While he was employed at the Parks Department of Pawnee, Indiana, Tom Haverford was rarely seen contributing to anything but the office vibe. Tom is an incurable wiseass. At every waking opportunity, he goofs off and makes fun of his coworkers (specifically Jerry...and Leslie...and Ben...and Jerry). There have been many quick-witted slackers over the years, but Tom is one we are pleased to have with us today. And, of course, we might not have Tom if we never had Morey Amsterdam's character, Buddy Sorrell, on The Dick Van Dyke Show.
Although Buddy's work ethic was slightly more impressive than Tom's (after all, he was a comedy writer, so technically, making fun of the producer was part of the job...right?), he was not exactly a model employee. Buddy never let an opportunity to snark at producer Mel Cooley slip by, usually vying for the obvious target of his baldness. Like Tom, Buddy was shown to be a decent guy underneath his attitude -- still a jackass, but a decent jackass.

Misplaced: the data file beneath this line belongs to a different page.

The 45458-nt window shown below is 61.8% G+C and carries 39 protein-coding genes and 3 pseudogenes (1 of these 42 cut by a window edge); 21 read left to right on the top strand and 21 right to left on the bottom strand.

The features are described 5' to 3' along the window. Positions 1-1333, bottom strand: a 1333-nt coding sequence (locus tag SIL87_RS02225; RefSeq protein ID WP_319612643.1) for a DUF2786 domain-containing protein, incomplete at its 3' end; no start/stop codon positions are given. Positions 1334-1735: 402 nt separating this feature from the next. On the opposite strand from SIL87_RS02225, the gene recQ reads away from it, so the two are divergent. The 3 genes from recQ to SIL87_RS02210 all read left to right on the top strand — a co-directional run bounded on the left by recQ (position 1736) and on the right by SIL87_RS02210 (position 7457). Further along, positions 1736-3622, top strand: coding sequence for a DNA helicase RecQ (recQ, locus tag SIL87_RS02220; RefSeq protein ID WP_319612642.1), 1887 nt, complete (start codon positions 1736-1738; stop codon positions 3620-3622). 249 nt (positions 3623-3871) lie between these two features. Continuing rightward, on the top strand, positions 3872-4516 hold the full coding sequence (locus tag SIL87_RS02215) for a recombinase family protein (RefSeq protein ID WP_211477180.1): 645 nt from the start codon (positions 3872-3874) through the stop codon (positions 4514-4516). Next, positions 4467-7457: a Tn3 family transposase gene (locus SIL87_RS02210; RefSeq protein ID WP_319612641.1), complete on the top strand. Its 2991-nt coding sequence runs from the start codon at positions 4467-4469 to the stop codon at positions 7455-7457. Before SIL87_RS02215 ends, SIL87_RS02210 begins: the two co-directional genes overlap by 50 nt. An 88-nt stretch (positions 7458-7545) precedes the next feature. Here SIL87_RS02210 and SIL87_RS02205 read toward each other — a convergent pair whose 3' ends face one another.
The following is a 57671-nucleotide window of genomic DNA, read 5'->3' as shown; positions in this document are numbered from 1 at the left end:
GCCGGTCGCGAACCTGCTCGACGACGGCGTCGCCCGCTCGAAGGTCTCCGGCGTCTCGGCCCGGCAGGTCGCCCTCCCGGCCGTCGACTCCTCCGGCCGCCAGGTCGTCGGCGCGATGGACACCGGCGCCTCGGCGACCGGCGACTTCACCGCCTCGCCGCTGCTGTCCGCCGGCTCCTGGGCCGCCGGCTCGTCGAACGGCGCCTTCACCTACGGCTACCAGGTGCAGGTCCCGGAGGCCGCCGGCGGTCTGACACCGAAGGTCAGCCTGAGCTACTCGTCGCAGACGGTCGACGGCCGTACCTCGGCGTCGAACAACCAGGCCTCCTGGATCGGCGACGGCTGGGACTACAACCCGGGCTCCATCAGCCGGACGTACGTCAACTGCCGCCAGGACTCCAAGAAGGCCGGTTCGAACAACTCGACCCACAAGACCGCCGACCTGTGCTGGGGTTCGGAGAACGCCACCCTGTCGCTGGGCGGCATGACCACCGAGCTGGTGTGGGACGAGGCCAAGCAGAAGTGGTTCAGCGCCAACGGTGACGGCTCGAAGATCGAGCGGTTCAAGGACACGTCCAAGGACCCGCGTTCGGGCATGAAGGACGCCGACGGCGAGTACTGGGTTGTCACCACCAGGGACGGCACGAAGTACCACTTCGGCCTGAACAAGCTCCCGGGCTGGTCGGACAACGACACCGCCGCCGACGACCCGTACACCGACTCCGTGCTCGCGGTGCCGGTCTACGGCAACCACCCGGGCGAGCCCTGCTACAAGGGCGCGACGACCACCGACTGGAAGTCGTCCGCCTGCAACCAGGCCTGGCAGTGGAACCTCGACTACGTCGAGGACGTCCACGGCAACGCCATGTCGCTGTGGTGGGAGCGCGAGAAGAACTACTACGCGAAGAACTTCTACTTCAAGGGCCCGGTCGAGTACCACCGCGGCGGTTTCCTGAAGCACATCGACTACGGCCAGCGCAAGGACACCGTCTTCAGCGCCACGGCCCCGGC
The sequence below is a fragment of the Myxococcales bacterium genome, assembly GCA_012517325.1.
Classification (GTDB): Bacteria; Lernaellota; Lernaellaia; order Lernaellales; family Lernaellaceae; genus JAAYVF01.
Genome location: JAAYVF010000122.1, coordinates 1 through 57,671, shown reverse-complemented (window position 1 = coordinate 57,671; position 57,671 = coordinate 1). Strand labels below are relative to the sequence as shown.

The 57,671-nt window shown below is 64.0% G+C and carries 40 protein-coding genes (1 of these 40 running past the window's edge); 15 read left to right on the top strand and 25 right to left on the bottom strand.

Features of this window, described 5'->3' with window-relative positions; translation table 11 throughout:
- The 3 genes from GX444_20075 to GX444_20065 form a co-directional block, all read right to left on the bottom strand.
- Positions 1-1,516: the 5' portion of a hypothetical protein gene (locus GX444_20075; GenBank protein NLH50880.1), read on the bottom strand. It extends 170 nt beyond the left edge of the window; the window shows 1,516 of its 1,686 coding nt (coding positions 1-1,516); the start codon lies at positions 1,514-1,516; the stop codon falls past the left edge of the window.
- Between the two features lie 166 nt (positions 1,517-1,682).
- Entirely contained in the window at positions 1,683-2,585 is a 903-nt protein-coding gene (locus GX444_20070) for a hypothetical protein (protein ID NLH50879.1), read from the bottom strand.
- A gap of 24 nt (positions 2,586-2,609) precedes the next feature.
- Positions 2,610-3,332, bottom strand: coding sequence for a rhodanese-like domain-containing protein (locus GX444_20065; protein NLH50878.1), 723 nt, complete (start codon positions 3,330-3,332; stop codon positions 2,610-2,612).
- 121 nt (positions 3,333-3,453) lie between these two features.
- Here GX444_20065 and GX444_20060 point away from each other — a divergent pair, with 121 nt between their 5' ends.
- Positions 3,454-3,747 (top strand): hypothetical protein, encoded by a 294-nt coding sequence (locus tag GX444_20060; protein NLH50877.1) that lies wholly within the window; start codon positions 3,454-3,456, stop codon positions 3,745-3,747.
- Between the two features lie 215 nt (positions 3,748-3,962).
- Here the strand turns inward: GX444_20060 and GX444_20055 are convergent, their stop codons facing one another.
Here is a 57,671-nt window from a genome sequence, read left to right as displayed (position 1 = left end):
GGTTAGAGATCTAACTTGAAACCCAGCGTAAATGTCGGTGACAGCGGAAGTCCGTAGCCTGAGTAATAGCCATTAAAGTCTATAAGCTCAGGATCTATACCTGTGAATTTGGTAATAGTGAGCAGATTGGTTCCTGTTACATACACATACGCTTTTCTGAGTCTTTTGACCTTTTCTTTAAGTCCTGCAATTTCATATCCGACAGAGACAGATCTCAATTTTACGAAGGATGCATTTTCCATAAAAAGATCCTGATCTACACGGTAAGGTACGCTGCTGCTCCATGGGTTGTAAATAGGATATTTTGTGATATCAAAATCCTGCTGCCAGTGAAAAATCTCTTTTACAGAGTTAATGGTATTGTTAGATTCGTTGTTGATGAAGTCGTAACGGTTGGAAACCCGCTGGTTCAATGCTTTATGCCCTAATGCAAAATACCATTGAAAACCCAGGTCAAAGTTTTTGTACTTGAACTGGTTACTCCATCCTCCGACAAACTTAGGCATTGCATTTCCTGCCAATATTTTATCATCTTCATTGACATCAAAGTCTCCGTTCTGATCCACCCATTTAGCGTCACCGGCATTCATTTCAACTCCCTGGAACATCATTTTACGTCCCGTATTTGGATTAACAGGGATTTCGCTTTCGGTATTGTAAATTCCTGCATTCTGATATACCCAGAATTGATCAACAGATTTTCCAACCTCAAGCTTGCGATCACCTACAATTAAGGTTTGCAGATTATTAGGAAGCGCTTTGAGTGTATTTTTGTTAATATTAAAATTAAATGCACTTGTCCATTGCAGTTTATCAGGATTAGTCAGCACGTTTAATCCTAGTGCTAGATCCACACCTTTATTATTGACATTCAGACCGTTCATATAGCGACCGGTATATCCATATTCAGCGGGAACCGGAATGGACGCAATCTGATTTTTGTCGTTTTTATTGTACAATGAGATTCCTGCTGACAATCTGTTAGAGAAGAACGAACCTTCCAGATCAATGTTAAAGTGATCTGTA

Dean Craig Pelton (Jim Rash on Community)
Every fan of Community (that I know) cheers whenever Greendale Community College's Dean Craig Pelton struts into the library to deliver what will inevitably be unappreciated, irrelevant, and annoying news to the study group. The dean is the biggest victim of the eightsome's constant barrage of mockery due to his overzealous embrace of everything that he has to say. Somehow, despite his laughable appearance and incredibly peculiar personality, Dean Pelton takes himself incredibly seriously, and takes great offense to anyone who insults him or his job.